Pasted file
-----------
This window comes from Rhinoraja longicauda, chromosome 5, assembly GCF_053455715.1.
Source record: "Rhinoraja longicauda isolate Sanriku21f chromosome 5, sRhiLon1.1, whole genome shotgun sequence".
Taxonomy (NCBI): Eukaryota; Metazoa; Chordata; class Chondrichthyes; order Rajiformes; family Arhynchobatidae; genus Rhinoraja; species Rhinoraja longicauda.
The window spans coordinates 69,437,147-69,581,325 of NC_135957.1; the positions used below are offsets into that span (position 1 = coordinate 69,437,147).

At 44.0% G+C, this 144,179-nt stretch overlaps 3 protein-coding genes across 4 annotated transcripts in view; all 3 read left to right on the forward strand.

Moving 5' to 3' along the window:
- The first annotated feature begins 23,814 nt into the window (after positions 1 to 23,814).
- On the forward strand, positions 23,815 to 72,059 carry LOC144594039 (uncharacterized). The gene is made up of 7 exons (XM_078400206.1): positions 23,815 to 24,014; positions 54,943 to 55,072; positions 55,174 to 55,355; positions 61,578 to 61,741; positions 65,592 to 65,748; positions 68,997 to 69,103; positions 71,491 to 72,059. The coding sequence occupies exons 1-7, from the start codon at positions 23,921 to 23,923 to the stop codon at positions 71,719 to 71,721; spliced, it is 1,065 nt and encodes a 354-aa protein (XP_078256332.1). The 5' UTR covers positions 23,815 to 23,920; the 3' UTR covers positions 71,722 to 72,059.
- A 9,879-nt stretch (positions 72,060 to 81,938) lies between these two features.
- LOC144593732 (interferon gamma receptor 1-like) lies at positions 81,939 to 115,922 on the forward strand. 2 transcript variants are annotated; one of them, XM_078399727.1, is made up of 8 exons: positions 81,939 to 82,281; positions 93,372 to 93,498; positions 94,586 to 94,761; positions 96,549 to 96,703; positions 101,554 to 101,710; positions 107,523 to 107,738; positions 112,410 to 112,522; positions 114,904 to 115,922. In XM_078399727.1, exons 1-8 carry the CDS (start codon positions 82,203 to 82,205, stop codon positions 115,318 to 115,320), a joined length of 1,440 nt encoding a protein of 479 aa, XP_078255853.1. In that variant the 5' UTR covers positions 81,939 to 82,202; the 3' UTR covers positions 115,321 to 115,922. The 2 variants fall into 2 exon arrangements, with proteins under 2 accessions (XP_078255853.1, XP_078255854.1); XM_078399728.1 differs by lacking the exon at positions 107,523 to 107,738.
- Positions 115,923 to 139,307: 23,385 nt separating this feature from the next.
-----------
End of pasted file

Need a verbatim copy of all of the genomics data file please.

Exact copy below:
This window comes from Rhinoraja longicauda, chromosome 5, assembly GCF_053455715.1.
Source record: "Rhinoraja longicauda isolate Sanriku21f chromosome 5, sRhiLon1.1, whole genome shotgun sequence".
Taxonomy (NCBI): Eukaryota; Metazoa; Chordata; class Chondrichthyes; order Rajiformes; family Arhynchobatidae; genus Rhinoraja; species Rhinoraja longicauda.
The window spans coordinates 69,437,147-69,581,325 of NC_135957.1; the positions used below are offsets into that span (position 1 = coordinate 69,437,147).

At 44.0% G+C, this 144,179-nt stretch overlaps 3 protein-coding genes across 4 annotated transcripts in view; all 3 read left to right on the forward strand.

Moving 5' to 3' along the window:
- The first annotated feature begins 23,814 nt into the window (after positions 1 to 23,814).
- On the forward strand, positions 23,815 to 72,059 carry LOC144594039 (uncharacterized). The gene is made up of 7 exons (XM_078400206.1): positions 23,815 to 24,014; positions 54,943 to 55,072; positions 55,174 to 55,355; positions 61,578 to 61,741; positions 65,592 to 65,748; positions 68,997 to 69,103; positions 71,491 to 72,059. The coding sequence occupies exons 1-7, from the start codon at positions 23,921 to 23,923 to the stop codon at positions 71,719 to 71,721; spliced, it is 1,065 nt and encodes a 354-aa protein (XP_078256332.1). The 5' UTR covers positions 23,815 to 23,920; the 3' UTR covers positions 71,722 to 72,059.
- A 9,879-nt stretch (positions 72,060 to 81,938) lies between these two features.
- LOC144593732 (interferon gamma receptor 1-like) lies at positions 81,939 to 115,922 on the forward strand. 2 transcript variants are annotated; one of them, XM_078399727.1, is made up of 8 exons: positions 81,939 to 82,281; positions 93,372 to 93,498; positions 94,586 to 94,761; positions 96,549 to 96,703; positions 101,554 to 101,710; positions 107,523 to 107,738; positions 112,410 to 112,522; positions 114,904 to 115,922. In XM_078399727.1, exons 1-8 carry the CDS (start codon positions 82,203 to 82,205, stop codon positions 115,318 to 115,320), a joined length of 1,440 nt encoding a protein of 479 aa, XP_078255853.1. In that variant the 5' UTR covers positions 81,939 to 82,202; the 3' UTR covers positions 115,321 to 115,922. The 2 variants fall into 2 exon arrangements, with proteins under 2 accessions (XP_078255853.1, XP_078255854.1); XM_078399728.1 differs by lacking the exon at positions 107,523 to 107,738.
- Positions 115,923 to 139,307: 23,385 nt separating this feature from the next.